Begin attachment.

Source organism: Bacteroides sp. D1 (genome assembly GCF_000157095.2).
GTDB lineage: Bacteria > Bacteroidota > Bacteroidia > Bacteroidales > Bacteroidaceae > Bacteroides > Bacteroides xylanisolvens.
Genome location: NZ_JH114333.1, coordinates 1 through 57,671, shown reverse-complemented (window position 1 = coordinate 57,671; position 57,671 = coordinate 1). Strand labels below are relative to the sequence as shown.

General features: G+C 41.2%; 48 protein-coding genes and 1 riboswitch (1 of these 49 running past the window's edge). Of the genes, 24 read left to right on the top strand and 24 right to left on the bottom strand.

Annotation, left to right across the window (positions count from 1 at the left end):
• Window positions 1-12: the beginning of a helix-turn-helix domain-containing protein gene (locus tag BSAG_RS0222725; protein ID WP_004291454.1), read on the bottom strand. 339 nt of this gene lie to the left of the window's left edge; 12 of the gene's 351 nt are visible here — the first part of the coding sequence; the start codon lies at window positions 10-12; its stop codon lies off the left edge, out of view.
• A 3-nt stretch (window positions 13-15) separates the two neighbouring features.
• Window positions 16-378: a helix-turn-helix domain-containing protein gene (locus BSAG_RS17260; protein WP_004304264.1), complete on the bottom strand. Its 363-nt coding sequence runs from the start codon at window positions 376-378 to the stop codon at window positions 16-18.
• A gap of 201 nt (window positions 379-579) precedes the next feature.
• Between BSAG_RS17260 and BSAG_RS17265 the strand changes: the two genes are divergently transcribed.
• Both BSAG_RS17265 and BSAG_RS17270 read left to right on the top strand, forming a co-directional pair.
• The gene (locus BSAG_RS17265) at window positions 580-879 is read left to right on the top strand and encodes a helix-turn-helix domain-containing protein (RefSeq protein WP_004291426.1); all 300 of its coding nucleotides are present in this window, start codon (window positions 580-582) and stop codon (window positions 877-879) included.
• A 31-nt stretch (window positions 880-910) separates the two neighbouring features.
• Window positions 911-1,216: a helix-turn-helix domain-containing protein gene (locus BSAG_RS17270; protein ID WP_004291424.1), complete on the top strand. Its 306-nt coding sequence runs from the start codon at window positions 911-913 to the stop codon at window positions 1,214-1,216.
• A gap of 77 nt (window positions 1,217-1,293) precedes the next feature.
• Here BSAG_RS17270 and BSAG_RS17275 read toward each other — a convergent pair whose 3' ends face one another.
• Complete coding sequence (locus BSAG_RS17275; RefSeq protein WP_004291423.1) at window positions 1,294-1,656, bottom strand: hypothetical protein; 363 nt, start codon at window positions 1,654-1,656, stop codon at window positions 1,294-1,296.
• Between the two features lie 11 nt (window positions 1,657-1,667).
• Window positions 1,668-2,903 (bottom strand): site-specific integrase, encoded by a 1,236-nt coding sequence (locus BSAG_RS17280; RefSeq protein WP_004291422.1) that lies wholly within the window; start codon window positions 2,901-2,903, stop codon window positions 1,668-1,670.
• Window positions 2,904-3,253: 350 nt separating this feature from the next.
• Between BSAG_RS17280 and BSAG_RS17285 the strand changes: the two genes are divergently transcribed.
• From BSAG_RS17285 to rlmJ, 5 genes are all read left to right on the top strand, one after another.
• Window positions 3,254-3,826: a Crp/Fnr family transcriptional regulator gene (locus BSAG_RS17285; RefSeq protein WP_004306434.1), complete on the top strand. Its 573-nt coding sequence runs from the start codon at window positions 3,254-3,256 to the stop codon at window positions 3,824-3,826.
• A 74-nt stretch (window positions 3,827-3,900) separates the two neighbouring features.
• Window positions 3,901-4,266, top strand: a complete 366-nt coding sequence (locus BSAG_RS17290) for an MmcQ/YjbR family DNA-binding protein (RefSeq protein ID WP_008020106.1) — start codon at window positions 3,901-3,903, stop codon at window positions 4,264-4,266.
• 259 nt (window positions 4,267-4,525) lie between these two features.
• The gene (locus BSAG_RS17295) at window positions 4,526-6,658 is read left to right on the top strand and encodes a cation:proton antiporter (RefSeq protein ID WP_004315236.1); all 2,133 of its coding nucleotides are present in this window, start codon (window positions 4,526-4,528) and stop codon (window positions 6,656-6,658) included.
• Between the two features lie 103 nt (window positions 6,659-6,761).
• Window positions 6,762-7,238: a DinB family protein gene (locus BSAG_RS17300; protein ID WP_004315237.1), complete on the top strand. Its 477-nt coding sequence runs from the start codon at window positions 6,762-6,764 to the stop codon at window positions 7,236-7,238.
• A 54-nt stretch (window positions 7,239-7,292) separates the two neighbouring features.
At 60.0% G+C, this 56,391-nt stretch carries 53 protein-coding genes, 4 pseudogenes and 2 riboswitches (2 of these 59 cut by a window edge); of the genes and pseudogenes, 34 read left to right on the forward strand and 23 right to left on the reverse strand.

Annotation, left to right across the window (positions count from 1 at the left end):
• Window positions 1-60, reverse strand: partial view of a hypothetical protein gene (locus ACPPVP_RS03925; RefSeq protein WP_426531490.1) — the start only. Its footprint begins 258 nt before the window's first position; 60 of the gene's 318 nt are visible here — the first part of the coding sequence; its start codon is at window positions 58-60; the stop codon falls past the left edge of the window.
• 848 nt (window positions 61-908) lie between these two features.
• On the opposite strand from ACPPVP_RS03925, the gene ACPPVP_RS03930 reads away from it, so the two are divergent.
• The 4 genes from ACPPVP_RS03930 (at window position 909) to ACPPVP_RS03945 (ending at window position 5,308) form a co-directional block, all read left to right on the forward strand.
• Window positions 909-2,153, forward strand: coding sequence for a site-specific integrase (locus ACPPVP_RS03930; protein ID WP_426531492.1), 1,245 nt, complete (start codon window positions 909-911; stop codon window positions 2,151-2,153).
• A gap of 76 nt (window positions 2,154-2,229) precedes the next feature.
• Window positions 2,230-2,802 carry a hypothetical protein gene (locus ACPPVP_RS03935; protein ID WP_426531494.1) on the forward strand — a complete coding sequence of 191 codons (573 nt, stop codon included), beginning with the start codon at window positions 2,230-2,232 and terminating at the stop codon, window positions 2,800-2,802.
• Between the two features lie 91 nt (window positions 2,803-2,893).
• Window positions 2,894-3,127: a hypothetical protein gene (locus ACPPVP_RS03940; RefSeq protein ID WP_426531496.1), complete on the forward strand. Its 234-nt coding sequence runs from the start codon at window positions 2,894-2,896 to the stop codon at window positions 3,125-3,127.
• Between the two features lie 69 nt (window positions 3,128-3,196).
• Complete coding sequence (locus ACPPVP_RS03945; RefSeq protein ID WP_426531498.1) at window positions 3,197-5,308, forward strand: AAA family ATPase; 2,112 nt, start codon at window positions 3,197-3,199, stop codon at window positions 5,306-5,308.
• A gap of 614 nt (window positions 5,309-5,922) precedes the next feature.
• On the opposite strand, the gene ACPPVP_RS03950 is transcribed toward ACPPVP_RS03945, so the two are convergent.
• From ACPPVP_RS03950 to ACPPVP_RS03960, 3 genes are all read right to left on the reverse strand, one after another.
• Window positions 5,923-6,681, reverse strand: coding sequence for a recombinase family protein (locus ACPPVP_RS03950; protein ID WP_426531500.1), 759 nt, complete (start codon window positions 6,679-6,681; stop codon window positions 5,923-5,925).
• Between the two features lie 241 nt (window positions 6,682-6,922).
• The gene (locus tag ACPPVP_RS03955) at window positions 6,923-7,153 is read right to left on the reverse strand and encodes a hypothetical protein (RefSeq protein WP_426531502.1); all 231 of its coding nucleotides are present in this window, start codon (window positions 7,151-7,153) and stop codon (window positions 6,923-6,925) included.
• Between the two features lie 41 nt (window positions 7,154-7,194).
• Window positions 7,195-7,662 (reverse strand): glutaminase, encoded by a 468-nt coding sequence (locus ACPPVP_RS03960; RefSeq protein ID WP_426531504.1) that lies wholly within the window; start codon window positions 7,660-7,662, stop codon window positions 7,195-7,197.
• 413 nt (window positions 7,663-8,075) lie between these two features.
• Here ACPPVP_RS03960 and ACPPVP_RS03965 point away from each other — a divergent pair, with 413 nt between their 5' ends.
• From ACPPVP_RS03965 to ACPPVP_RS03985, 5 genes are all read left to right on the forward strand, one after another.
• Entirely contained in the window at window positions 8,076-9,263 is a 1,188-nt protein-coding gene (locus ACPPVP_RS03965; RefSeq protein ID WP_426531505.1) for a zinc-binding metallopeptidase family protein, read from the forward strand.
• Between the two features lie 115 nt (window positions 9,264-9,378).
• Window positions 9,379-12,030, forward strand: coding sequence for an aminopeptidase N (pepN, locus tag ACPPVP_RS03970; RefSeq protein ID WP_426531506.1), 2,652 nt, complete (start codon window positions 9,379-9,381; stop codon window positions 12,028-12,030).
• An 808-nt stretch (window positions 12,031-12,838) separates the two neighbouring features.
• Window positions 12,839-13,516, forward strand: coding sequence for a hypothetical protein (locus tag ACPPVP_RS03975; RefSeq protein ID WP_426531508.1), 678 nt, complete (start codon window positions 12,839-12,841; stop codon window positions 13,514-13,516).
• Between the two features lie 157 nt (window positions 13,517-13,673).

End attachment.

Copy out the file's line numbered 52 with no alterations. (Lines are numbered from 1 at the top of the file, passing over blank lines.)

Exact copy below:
• 413 nt (window positions 7,663-8,075) lie between these two features.